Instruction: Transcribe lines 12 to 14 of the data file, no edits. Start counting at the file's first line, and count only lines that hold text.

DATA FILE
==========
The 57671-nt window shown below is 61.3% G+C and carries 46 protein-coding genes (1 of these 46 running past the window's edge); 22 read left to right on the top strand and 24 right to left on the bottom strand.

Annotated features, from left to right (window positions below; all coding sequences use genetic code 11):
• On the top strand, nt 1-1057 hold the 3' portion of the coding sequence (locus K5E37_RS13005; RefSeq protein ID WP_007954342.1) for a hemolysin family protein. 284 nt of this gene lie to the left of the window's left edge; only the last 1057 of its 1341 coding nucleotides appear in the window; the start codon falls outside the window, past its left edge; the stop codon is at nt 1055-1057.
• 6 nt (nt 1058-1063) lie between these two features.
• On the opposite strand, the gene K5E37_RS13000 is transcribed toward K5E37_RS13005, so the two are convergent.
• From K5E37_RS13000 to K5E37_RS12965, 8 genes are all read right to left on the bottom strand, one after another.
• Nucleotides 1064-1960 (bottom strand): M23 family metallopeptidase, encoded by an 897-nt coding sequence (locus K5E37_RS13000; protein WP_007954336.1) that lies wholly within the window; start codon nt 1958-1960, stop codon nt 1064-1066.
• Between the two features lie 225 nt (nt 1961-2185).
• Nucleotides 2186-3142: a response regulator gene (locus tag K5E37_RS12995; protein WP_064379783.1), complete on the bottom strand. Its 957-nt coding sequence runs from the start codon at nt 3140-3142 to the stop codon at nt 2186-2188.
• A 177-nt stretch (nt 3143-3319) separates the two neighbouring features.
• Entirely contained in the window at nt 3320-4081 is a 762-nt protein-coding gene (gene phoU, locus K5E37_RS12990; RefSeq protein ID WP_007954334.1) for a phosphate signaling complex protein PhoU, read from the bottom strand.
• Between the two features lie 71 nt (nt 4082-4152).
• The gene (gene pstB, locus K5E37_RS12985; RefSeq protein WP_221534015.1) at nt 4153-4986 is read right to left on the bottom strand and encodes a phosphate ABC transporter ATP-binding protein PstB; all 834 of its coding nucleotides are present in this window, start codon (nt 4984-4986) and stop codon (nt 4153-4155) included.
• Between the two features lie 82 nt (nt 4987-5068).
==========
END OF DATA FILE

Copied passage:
• Between the two features lie 71 nt (nt 4082-4152).
• The gene (gene pstB, locus K5E37_RS12985; RefSeq protein WP_221534015.1) at nt 4153-4986 is read right to left on the bottom strand and encodes a phosphate ABC transporter ATP-binding protein PstB; all 834 of its coding nucleotides are present in this window, start codon (nt 4984-4986) and stop codon (nt 4153-4155) included.
• Between the two features lie 82 nt (nt 4987-5068).